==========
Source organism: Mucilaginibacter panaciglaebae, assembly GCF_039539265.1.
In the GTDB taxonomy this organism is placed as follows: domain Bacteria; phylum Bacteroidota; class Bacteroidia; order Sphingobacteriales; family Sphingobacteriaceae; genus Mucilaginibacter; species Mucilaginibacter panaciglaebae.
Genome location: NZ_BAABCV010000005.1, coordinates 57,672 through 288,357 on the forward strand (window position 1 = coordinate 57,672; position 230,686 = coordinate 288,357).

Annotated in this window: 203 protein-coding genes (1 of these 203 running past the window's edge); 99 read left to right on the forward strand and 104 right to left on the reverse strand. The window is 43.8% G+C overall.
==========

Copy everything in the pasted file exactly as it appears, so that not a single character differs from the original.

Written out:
Source organism: Mucilaginibacter panaciglaebae, assembly GCF_039539265.1.
In the GTDB taxonomy this organism is placed as follows: domain Bacteria; phylum Bacteroidota; class Bacteroidia; order Sphingobacteriales; family Sphingobacteriaceae; genus Mucilaginibacter; species Mucilaginibacter panaciglaebae.
Genome location: NZ_BAABCV010000005.1, coordinates 57,672 through 288,357 on the forward strand (window position 1 = coordinate 57,672; position 230,686 = coordinate 288,357).

Annotated in this window: 203 protein-coding genes (1 of these 203 running past the window's edge); 99 read left to right on the forward strand and 104 right to left on the reverse strand. The window is 43.8% G+C overall.